The first is a helping of monetary small bites: a little history (in which the gold standard gets the back of the author’s hand), a little central-banking practice, a little underground economy. It’s all in the service of showing where money came from and where it should be going. Terrorists traffic in cash, Mr. Rogoff observes. So do drug dealers and tax cheats. Good, compliant citizens rarely touch the $100 bills that constitute a sizable portion of the suspiciously immense volume of greenbacks outstanding—$4,200 per capita. Get rid of them is the author’s message. Then, again, one could legalize certain narcotics to discommode the drug dealers and adopt Steve Forbes’s flat tax to fill up the Treasury. Mr. Rogoff considers neither policy option. Government control is not only his preferred position.
It is the only position that seems to cross his mind. Which brings us to the business end of this production. Come the next recession, the book’s second part contends, the Fed should have the latitude to drive interest rates below zero. Mr. Rogoff lays the blame for America’s lamentable post-financial-crisis economic record not on the Obama administration’s suffocating tax and regulatory policies. The problem is rather the Fed’s inability to put its main interest rate, the federal funds rate, where it has never been before. In a deep recession, Mr. Rogoff proposes, the Fed ought not to stop cutting rates when it comes to zero. It should plunge right ahead, to minus 1%, minus 2%, minus 3% and so forth.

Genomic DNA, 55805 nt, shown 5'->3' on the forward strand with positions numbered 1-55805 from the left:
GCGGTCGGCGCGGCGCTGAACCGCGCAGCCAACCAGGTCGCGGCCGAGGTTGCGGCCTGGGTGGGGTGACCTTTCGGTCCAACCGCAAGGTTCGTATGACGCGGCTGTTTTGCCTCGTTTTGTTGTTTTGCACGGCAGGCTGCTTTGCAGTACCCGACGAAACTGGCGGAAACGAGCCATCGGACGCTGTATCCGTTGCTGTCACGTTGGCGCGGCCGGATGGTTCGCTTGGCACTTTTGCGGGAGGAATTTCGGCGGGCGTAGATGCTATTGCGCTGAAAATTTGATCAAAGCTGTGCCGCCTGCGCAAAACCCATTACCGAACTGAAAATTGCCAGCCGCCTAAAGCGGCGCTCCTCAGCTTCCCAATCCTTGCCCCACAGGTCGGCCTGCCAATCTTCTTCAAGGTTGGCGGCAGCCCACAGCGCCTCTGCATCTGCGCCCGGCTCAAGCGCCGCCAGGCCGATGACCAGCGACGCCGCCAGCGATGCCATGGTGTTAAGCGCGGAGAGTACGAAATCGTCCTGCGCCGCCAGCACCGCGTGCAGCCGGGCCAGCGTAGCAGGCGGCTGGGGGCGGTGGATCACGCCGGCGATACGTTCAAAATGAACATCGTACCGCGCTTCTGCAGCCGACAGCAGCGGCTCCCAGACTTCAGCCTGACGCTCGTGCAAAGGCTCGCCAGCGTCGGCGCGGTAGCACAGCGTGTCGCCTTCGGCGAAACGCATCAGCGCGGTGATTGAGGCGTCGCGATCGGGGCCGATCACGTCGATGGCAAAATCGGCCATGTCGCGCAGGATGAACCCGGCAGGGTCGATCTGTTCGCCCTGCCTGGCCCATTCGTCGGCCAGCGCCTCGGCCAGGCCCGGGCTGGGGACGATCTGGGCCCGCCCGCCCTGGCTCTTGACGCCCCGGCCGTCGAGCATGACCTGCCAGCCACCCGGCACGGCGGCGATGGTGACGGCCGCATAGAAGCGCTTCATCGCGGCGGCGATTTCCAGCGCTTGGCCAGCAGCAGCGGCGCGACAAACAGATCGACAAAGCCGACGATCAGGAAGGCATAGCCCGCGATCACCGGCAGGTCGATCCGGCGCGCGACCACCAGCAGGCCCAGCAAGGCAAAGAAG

At one negative rate or another, the theory goes, despoiled bank depositors will stop saving and start spending. According to the worldview of the people who constitute what Mr. Rogoff fraternally calls the “policy community” (who elected them?), the spending will buttress “aggregate demand,” thus restore prosperity. You may doubt this. Mr. Rogoff himself sees difficulties. For him, the problem is cash. The ungrateful objects of the policy community’s statecraft will stockpile it. What would you do if your bank docked you, say, 3% a year for the privilege of holding your money? Why, you might convert your deposit into $100 bills, rent a safe deposit box and count yourself a shrewd investor. Hence the shooting war against currency.
Historians will see us as too deluded to be true.
Here’s a gut check for bond investors: corporate America is now more leveraged than ever. As this year’s corporate bond sales raced past $1 trillion on Wednesday – marking the fifth consecutive year of trillion-plus issuance – Morgan Stanley published a report Friday highlighting the growing strains on company balance sheets. The report, which estimated US companies’ collective debt at a record 2.4 times their collective earnings as of June, comes at a time of growing angst in global bond markets “The investment-grade ‘safe’ part of the market is becoming the most dangerous,” said Ashish Shah, CIO at AllianceBernstein. “There are so little returns out there. People are crowding into whatever they can.”